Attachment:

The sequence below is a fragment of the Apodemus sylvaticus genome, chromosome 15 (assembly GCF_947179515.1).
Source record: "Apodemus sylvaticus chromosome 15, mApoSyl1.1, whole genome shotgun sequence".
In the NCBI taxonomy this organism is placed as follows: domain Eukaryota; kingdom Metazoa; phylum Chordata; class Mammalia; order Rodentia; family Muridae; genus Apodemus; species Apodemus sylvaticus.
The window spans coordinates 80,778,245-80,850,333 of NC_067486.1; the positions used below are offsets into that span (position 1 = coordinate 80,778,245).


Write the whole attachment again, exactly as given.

The sequence below is a fragment of the Apodemus sylvaticus genome, chromosome 15 (assembly GCF_947179515.1).
Source record: "Apodemus sylvaticus chromosome 15, mApoSyl1.1, whole genome shotgun sequence".
In the NCBI taxonomy this organism is placed as follows: domain Eukaryota; kingdom Metazoa; phylum Chordata; class Mammalia; order Rodentia; family Muridae; genus Apodemus; species Apodemus sylvaticus.
The window spans coordinates 80,778,245-80,850,333 of NC_067486.1; the positions used below are offsets into that span (position 1 = coordinate 80,778,245).